Fransisco correira herÉdia
Francisco Correia Heredia was born in Ribeira Brava, Madeira Island, on April 2, 1852, son of António Correia de Heredia and D. Ana de Bettencourt Heredia, thus descending from the oldest and most noble families of Madeira. The title of Visconde da Ribeira Brava was granted him by King D. Luis in May 1871. He was a knight of the Royal House and commander of various orders, he held important positions in particular as civil governor of the districts of Beja, Bragança and Lisbon, Of the monarchy and then during the 1st Republic.
After the marriage with D. Joana Gil de Borja de Meneses and Macedo, was connected to the Village of Vidigueira. The political career of the Viscount of Ribeira Brava was quite agitated and reflects the instability that characterized Portuguese politics in the late nineteenth century. The Viscount played an important role in the events that revolutionized the political scene at the time, such as the assassination of King Carlos in 1908. After the proclamation of the Republic, the Viscount joined the Portuguese Republican Party and ceased to use the nobiliarchic title it possessed For thinking that it did not fit his republican ideals adding to his name the Ribeira Brava, thus becoming the name of Francisco Correia de Heredia Ribeira Brava.
He continued his role as deputy in the Republic, as he had already been of the monarchic regime and later fighting the struggle against the dictatorship, when Sidónio Pais came to power by instituting the so-called Portuguese Republican Party. It is said that he was part of the revolutionary coup of October 12, 1918. He was assassinated on October 16 of that same year in the Sidonist regime, when the party to which he belonged was the object of political persecution.
Padre Manuel Álvares
Born around 1526, in the village of Ribeira Brava, Manuel Álvares was the son of Sebastião Gonçalves and his wife, Beatriz Álvares. From very young began to develop the taste to study grammar.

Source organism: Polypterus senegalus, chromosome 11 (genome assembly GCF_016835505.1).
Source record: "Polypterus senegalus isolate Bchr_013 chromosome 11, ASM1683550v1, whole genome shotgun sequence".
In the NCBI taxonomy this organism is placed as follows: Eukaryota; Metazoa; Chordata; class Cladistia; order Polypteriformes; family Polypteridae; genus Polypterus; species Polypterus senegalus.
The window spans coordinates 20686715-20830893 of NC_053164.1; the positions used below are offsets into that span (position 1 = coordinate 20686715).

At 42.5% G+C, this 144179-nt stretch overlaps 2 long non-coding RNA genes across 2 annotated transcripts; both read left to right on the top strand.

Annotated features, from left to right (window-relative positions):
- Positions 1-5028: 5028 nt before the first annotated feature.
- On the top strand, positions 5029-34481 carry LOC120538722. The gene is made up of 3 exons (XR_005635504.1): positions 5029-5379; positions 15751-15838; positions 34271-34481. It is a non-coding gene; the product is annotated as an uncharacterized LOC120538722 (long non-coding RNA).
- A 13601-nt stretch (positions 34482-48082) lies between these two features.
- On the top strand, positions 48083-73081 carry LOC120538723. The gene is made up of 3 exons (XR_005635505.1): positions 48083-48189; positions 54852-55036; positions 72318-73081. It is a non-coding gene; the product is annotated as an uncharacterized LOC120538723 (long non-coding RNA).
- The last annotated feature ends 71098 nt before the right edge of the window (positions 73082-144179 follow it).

On June 4, 1546, Manuel Álvares entered the college of Coimbra, where he studied “Latin, Hebrew and Greek languages with great care and perfection, as well as philosophy”.
Seven years later, he began to teach in the public schools of the College of Santo Antão in Lisbon, becoming professor and rector of the College of Arts and of the Colleges of the Company of Lisbon, Évora and Coimbra.
His fame as a humanist, grammarian and Latin poet goes beyond frontiers, and he is responsible for organizing a grammar compendium that would dominate all European education over 200 years, a unique feat in Portuguese culture.
However, his activities were not confined to this single work, he also wrote a numismatic work, From Ponderibus and Numbers, and also edited the “Letters of the Fathers of the Society who walked in India and other parts of the East” (1563), This edition has several translations.
His first studies in Ribeira Brava and the names of his contemporaries and compatriots, such as the provincial Leo Henriques, Ponta do Sol or the brothers Chambers, the priests Luís and Martim Gonçalves, from Funchal, all of the Company, lead to point out the Madeira as of the cults of the country during the sixteenth century. Later he died at the college of Évora on December 30, 1583, at the age of 57.
In STEPHAN, Isabel, Ângela Borges, Rui Carita, “Literary Anthology – Wood XV and XVI century, Edition RAM, Secretary of Education.
José Ferreira Pestana
José Ferreira Pestana was born on March 26, 1795, in the parish of Ribeira Brava. Son of the chief captain of Ribeira Brava, Manuel Ferreira Pestana, and his wife D. Ana Teresa Sousa Pestana